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How to become Hacker

UVic SEng 265

Daniel M. German
Department of Computer Science
University of Victoria

1 SEng 265 dmgerman@uvic.ca


What is a Hacker

✥ A person who enjoys exploring the details of programmable


systems and how to stretch their capabilities, as opposed to most
users, who prefer to learn only the minimum necessary.
✥ One who programs enthusiastically (even obsessively) or who
enjoys programming rather than just theorizing about
programming.
✥ One who enjoys the intellectual challenge of creatively
overcoming or circumventing limitations.
✥ (deprecated) A malicious meddler who tries to discover sensitive
information by poking around. Hence ‘password hacker’,
‘network hacker’. The correct term for this sense is cracker.

2 SEng 265 dmgerman@uvic.ca


Hacker Attitude

✥ Hackers solve problems and build things,


✥ They believe in freedom and voluntary mutual help.
✥ You have to really believe the attitude.

3 SEng 265 dmgerman@uvic.ca


The World is Full of Fascinating Problems to
Solve

✥ To be a hacker you have to get a basic thrill from solving


problems, sharpening your skills, and exercising your
intelligence.
✥ Develop a kind of faith in your own learning capacity

4 SEng 265 dmgerman@uvic.ca


No problem should be solved twice

✥ Creative brains are a valuable, limited resource.


✥ They shouldn’t be wasted on re-inventing the wheel
✥ You have to believe your thinking time is precious
✥ It is your moral duty to share information, your solutions so other
hackers don’t waste their time solving the same problems
✥ You don’t have to give everything away (and yes, you can make
money out of it)
✥ It is like being a scientist!

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Boredom and drudgery are evil

✥ You should never be bored or have to drudge at stupid repetitive


work,
✥ You should automate away the boring bits as much as possible

6 SEng 265 dmgerman@uvic.ca


Attitude is no substitute for competence

✥ An attitude alone won’t make you a hacker


✥ Becoming a hacker will take intelligence, practice, dedication,
and hard work.
✥ Hackers respect competence

7 SEng 265 dmgerman@uvic.ca


Basic Hacking Skills

✥ You need to learn a set of skills and become competent with them
✥ Get your toolkit an become a master of it
✥ Your toolkit will change with technology, so stay up-to-date

8 SEng 265 dmgerman@uvic.ca


Learn how to program

✥ A fundamental skill
✥ C/C++, Python, Perl, Java, Lisp
✥ LISP is worth learning for a different reason:
✦ the profound enlightenment experience you will have when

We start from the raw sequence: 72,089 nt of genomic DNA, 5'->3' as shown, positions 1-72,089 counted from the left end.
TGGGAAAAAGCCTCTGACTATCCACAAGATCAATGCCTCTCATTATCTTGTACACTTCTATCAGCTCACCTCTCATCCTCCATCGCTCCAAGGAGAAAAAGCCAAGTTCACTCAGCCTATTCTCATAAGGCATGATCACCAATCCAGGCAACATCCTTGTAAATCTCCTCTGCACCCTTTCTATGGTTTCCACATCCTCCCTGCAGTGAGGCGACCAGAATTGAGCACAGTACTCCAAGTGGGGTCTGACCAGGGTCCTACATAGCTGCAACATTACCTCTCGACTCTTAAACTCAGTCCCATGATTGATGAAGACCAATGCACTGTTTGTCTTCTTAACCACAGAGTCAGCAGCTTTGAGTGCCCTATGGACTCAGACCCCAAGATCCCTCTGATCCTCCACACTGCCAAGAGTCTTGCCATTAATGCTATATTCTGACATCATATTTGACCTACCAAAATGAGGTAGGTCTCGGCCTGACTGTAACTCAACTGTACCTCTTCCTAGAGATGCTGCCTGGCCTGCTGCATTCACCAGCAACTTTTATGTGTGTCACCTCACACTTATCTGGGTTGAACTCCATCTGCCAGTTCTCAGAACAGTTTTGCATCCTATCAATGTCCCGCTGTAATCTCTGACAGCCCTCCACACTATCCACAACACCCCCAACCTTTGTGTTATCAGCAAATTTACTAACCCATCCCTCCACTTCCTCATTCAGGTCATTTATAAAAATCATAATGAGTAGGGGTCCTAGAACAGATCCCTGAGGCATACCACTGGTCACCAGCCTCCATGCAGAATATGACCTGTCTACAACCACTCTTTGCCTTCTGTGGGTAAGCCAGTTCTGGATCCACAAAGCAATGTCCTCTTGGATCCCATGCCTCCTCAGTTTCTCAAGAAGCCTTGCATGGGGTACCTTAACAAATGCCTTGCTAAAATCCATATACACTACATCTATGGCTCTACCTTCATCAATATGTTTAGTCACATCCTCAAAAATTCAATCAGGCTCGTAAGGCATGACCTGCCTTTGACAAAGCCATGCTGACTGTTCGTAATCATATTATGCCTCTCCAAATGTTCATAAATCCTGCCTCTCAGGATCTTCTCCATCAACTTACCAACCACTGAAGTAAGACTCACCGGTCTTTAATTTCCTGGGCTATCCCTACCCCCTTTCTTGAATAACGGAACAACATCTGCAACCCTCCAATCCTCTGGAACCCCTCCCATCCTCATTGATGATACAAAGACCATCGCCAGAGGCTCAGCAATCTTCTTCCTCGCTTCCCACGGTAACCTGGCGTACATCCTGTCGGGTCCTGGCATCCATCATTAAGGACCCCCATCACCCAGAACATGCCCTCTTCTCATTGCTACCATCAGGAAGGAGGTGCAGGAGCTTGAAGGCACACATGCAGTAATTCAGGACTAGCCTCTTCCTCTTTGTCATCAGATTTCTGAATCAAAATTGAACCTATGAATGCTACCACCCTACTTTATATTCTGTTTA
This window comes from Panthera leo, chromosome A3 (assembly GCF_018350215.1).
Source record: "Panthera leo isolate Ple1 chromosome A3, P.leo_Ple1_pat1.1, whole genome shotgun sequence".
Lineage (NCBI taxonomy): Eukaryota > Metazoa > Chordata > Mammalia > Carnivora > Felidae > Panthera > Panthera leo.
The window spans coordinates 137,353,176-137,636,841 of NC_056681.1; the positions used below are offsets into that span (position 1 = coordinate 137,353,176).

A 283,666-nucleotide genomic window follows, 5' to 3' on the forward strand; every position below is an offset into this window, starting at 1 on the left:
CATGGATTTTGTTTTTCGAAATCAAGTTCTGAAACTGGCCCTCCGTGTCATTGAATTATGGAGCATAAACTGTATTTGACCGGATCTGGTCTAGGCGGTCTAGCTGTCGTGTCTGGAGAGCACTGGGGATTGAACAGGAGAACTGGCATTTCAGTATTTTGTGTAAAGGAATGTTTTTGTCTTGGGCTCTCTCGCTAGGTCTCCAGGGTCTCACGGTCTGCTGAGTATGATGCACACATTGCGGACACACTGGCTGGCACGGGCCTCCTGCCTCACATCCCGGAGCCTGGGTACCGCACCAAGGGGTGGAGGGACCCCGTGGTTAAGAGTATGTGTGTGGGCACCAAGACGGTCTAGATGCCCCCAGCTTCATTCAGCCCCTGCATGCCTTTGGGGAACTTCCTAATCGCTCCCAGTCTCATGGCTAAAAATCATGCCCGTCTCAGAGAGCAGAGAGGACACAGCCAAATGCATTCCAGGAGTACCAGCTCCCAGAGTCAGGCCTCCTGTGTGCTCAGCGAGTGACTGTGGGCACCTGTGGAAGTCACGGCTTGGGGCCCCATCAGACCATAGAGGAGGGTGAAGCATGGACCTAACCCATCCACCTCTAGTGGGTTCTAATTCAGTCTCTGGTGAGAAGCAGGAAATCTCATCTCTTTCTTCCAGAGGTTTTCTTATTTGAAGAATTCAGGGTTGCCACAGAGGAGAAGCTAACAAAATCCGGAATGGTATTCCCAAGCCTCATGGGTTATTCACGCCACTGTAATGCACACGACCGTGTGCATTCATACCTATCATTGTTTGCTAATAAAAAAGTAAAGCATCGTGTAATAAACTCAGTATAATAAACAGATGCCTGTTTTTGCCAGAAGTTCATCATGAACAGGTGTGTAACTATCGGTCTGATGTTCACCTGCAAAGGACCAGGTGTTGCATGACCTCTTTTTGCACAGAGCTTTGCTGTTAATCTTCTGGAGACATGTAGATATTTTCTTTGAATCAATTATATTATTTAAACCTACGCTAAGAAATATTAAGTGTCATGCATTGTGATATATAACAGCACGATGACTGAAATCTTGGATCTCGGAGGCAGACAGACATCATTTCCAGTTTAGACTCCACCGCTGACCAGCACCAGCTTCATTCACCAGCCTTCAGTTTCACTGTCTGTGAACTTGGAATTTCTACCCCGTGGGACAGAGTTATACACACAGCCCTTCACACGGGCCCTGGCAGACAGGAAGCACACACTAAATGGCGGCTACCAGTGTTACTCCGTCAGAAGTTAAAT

you finally get it.
✦ That experience will make you a better programmer
✥ Each of the 5 languages represents a very different approach to
programming

9 SEng 265 dmgerman@uvic.ca


Learn how to program

✥ To learn to program: read code and write code


✦ Read some stuff written by masters of the form, write some
things yourself,
✦ Read a lot more, write a little more, read a lot more, write
some more ...
✦ and repeat

10 SEng 265 dmgerman@uvic.ca


Install an open-source Unixes and learn to
use and run it

✥ That will give you a chance to explore how the OS works


✥ You will be in total control
✥ You can explore its source code
✥ Contact the www.vlug.org

11 SEng 265 dmgerman@uvic.ca


Learn how to use the World Wide Web and
write HTML

✥ Your page must have content


✥ It must be interesting and/or useful to other hackers.

12 SEng 265 dmgerman@uvic.ca


Status in the Hacker Culture

✥ Hackerdom runs on reputation


✥ So you want to be recognized?
✥ Demonstrate you are competent

13 SEng 265 dmgerman@uvic.ca


Write open-source software

✥ Write programs that other hackers think are fun or useful,


✥ Give the program sources to the whole hacker culture to use.

14 SEng 265 dmgerman@uvic.ca


Help test and debug open-source software

✥ They also serve who stand and debug open-source software


✥ Good beta-testers are worth their weight in gold
✥ There’s a natural progression from helping test programs to
helping debug them to helping modify them

15 SEng 265 dmgerman@uvic.ca


Publish useful information

✥ Collect and filter useful and interesting information into Web


pages and FAQs
✥ Maintainers of major technical FAQs get almost as much respect
as open-source authors.

16 SEng 265 dmgerman@uvic.ca


Help keep the infrastructure working

✥ The hacker culture (and the engineering development of the


Internet, for that matter) is run by volunteers
✥ There’s a lot of necessary but unglamorous work
✥ Doing them shows dedication.

17 SEng 265 dmgerman@uvic.ca


Serve the hacker culture itself

✥ The hacker culture doesn’t have leaders, exactly.


✥ but it does have culture heroes and tribal elders and historians and
spokespeople.
✥ Hackers distrust blatant ego in their tribal elders.
✥ you have to sort of position yourself so it drops in your lap, and
then be modest and gracious about your status.

18 SEng 265 dmgerman@uvic.ca


The Hacker/Nerd/Geek Connection

✥ A hacker does not have to be a nerd


✥ But if you are a nerd/geek be proud of it
✥ Finally, you don’t call yourself a hacker, others will call you if
you are one

19 SEng 265 dmgerman@uvic.ca


Epilogue

✥ I am very surprised I have enjoyed teaching you and hope to see


you again in the future
✥ Don’t forget to study for the exam!

20 SEng 265 dmgerman@uvic.ca